Meat Bird & Turkey Coop With Revised Pen Enclosure

Over the past month my husband has been working tirelessly on getting our new meat bird coop built. Because we’ve had such a late start to spring, he put it together in our Quonset while waiting for ice and snow to melt. This put us behind schedule as our pullets transitioned from our laundry room, to the garage and finally into the coop at 4 weeks of age.

Being the smart man he is, my husband made the floor and walls in sections. Each piece, either carried manually or moved to the site via the tractor bucket. When things thawed enough, placement and final construction of the coop was flawless!

The finished inside measurements came out to about 7ft x 7ft. With an added “poop shelf” level and roosting bars. This would be sufficient space as a brooder and night shelter for 30-50 meat chickens and a few turkeys.

**Keep in mind, the meat birds will only be kept until 8-10 weeks of age prior to butcher**

The poop shelf can serve dual duty in the sense that chicken wire panels can be added to turn the space below the shelf into a protective and warm brooder area for smaller chicks. Their main function however is to keep 100% of the floor space available for birds that do not have the ability to roost, such as our Cornish Cross meat chickens.

Outlets were installed at the proper level to accommodate multiple heat lamps and so on. A small space heater, full insulation and ventilation will allow us to use the coop year round, no matter the outside temperature.

Birds of every stature can access the outside pen via the fold down ramp. The gradual incline is perfect for the Cornish Cross breed and the poultry door is large enough for good sized turkeys at 4-5 months of age.

Because we needed to rebuild our entire outside enclosure for both the egg layers and the meat birds this made things easy to design. A separated, two part pen will allow everyone the ability to get a little sunshine while staying safe. No worries over the old hens pecking the young chicks and so on. Once the meat birds find their way into the freezer, the dividing door can be opened to allow the layers full use of both spaces.

For the younger meat birds, a wind and rain sheltered feeding station is available at the far end of the pen. As the turkey’s grow larger, this will also give them a sheltered area to eat while keeping the food out of the coop.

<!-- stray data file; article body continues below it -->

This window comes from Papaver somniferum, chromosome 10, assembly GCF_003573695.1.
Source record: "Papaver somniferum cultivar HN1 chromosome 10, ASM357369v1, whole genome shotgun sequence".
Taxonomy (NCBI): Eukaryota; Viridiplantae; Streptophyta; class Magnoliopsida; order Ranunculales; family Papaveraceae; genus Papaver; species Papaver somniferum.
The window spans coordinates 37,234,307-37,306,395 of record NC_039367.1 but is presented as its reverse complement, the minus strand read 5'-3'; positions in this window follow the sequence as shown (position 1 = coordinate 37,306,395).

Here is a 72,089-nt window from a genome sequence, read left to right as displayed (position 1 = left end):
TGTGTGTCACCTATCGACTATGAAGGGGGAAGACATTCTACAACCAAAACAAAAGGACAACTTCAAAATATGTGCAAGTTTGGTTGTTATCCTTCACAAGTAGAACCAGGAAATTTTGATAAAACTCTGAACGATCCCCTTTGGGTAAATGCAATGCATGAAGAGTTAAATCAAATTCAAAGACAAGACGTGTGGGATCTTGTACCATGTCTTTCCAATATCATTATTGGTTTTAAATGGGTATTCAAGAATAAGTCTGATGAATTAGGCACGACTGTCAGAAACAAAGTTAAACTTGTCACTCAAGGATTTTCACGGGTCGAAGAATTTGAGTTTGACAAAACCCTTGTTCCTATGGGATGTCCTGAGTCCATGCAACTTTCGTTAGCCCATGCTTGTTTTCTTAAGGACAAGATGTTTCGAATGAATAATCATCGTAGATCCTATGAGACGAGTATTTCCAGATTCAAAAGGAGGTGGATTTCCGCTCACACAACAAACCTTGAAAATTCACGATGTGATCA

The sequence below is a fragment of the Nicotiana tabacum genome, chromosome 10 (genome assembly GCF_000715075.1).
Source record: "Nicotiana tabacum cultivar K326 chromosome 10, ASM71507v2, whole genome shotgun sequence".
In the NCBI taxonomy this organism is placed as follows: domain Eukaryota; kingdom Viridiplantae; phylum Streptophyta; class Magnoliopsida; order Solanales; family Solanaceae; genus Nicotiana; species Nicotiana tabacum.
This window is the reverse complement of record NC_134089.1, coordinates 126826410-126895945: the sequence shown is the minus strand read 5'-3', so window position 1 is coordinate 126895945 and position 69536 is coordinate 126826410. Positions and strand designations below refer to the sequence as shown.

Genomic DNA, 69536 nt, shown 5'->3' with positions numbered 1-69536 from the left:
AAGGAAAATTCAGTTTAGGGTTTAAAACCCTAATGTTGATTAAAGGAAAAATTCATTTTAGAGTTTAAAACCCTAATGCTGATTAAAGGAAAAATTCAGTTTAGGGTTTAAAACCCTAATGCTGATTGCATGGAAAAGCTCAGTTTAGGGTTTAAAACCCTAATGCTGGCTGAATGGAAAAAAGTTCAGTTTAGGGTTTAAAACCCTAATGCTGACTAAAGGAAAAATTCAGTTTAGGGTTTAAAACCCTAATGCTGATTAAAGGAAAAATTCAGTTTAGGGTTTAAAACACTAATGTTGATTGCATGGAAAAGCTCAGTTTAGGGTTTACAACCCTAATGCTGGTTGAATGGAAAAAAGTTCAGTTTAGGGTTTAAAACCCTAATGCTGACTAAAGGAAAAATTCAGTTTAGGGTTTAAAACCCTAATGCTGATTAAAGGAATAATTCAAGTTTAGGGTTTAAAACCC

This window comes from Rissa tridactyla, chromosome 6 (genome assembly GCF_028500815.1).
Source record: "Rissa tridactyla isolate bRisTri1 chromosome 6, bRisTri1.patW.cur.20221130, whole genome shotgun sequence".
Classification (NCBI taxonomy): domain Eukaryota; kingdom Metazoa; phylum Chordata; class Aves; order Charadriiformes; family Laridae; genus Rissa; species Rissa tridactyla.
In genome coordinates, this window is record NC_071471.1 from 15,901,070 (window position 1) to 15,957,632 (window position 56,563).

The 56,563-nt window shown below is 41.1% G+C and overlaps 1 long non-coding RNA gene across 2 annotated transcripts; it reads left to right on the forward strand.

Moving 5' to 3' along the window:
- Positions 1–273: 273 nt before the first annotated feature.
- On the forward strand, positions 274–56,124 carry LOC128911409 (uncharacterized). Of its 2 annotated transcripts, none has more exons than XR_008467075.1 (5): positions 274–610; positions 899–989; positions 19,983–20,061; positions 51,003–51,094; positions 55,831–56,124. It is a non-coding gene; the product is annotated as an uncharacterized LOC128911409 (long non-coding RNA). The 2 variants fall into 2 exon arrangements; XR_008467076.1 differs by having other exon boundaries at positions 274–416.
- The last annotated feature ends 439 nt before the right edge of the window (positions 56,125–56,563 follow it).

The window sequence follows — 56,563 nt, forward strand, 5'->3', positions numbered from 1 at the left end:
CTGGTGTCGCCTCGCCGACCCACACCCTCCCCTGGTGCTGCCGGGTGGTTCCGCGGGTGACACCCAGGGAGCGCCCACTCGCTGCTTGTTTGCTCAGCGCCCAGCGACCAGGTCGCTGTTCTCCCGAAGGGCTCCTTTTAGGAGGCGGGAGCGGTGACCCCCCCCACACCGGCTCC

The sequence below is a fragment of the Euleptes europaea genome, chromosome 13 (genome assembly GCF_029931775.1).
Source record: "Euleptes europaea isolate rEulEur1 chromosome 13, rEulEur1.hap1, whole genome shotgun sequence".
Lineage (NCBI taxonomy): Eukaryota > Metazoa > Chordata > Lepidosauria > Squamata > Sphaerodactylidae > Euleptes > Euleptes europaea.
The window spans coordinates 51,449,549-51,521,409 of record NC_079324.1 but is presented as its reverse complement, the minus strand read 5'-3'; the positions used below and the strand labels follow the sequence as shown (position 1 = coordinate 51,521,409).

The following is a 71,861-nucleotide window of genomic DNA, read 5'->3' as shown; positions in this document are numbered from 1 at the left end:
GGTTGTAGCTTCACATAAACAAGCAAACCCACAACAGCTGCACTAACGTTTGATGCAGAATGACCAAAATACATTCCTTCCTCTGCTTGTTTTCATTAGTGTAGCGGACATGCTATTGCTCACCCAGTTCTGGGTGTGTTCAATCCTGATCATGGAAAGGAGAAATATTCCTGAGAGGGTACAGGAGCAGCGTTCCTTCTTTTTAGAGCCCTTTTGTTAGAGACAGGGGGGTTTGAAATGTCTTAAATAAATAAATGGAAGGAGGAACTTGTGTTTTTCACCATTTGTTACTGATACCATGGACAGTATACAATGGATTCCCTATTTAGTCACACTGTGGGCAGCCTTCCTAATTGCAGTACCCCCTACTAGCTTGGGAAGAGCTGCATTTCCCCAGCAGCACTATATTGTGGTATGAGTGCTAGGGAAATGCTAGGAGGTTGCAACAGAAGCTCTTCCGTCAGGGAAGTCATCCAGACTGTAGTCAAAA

Plastic deer fencing covering the top of the pen enclosure lends another layer to keep our birds safe. Eagles, owls, hawks…will not find lunch here! As the birds will be fully cooped at night, other predators such as raccoons, weasels or coyotes could get in but will have no access to the poultry in the coops.

From the garden side of the coop, I will never have to worry about birds messing with my vegetables! In the future I may look into adding an access door to allow the birds to scratch through the garden remnants during late fall.

We are pretty pleased with the setup we have. The new coop’s functionality will be awesome! Never again will my laundry room be subjected to the dust, dirt and poop of newly hatched flock members!

Only one more item is left to be made – a screen door. By adding a screen door such as the one we have on the layer coop, the meat birds can remain inside on rainy day. Who wouldn’t want to enjoy the feel of the outside while keeping their head dry?!



    1. Actually, there is minimal risk raising your turkeys and chickens together. Unless you have Blackhead Disease (the common name for Histomoniasis) on your property, there is no risk at all. I appreciate your comment but we’ve found our birds get along well together and have found great success raising them as such. BTW, the layers and the turkeys are in separate pens…and the meat birds housed with the turkeys meet their fate in only 3 more short weeks. All is well!


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